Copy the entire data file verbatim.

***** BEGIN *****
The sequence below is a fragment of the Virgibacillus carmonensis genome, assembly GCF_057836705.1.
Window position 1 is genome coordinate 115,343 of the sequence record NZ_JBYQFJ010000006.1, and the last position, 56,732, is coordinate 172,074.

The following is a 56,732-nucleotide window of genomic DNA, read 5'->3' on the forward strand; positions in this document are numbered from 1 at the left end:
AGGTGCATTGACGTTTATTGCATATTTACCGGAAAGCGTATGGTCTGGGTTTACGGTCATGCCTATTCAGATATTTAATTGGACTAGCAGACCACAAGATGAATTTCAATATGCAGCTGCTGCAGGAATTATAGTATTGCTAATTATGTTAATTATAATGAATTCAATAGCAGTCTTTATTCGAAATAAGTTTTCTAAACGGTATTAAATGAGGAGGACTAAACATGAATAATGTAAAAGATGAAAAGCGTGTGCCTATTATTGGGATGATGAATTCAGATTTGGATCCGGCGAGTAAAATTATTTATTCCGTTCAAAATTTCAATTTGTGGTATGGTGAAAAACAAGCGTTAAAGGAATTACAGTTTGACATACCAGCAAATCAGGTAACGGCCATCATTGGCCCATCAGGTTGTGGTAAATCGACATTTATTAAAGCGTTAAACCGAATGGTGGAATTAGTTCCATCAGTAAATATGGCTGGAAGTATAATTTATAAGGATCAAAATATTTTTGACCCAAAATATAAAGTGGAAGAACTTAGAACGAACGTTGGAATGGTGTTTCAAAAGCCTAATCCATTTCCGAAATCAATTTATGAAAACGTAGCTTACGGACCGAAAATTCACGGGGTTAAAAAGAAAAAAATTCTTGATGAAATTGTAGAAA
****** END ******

The sequence below is a fragment of the Virgibacillus carmonensis genome, assembly GCF_057836705.1.
Window position 1 is genome coordinate 115,343 of the sequence record NZ_JBYQFJ010000006.1, and the last position, 56,732, is coordinate 172,074.

The following is a 56,732-nucleotide window of genomic DNA, read 5'->3' on the forward strand; positions in this document are numbered from 1 at the left end:
AGGTGCATTGACGTTTATTGCATATTTACCGGAAAGCGTATGGTCTGGGTTTACGGTCATGCCTATTCAGATATTTAATTGGACTAGCAGACCACAAGATGAATTTCAATATGCAGCTGCTGCAGGAATTATAGTATTGCTAATTATGTTAATTATAATGAATTCAATAGCAGTCTTTATTCGAAATAAGTTTTCTAAACGGTATTAAATGAGGAGGACTAAACATGAATAATGTAAAAGATGAAAAGCGTGTGCCTATTATTGGGATGATGAATTCAGATTTGGATCCGGCGAGTAAAATTATTTATTCCGTTCAAAATTTCAATTTGTGGTATGGTGAAAAACAAGCGTTAAAGGAATTACAGTTTGACATACCAGCAAATCAGGTAACGGCCATCATTGGCCCATCAGGTTGTGGTAAATCGACATTTATTAAAGCGTTAAACCGAATGGTGGAATTAGTTCCATCAGTAAATATGGCTGGAAGTATAATTTATAAGGATCAAAATATTTTTGACCCAAAATATAAAGTGGAAGAACTTAGAACGAACGTTGGAATGGTGTTTCAAAAGCCTAATCCATTTCCGAAATCAATTTATGAAAACGTAGCTTACGGACCGAAAATTCACGGGGTTAAAAAGAAAAAAATTCTTGATGAAATTGTAGAAA